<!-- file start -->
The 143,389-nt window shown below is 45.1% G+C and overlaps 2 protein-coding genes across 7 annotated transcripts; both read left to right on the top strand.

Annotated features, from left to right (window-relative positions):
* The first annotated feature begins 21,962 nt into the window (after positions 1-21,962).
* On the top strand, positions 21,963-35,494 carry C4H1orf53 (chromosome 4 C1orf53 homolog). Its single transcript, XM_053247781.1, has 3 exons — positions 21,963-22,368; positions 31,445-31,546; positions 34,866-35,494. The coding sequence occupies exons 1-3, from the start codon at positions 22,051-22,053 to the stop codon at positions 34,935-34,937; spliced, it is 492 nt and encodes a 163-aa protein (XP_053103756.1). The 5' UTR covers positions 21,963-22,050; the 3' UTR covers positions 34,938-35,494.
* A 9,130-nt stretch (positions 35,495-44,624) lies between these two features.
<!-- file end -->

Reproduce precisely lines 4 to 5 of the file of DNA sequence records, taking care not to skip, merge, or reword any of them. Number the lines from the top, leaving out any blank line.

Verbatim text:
* On the top strand, positions 21,963-35,494 carry C4H1orf53 (chromosome 4 C1orf53 homolog). Its single transcript, XM_053247781.1, has 3 exons — positions 21,963-22,368; positions 31,445-31,546; positions 34,866-35,494. The coding sequence occupies exons 1-3, from the start codon at positions 22,051-22,053 to the stop codon at positions 34,935-34,937; spliced, it is 492 nt and encodes a 163-aa protein (XP_053103756.1). The 5' UTR covers positions 21,963-22,050; the 3' UTR covers positions 34,938-35,494.
* A 9,130-nt stretch (positions 35,495-44,624) lies between these two features.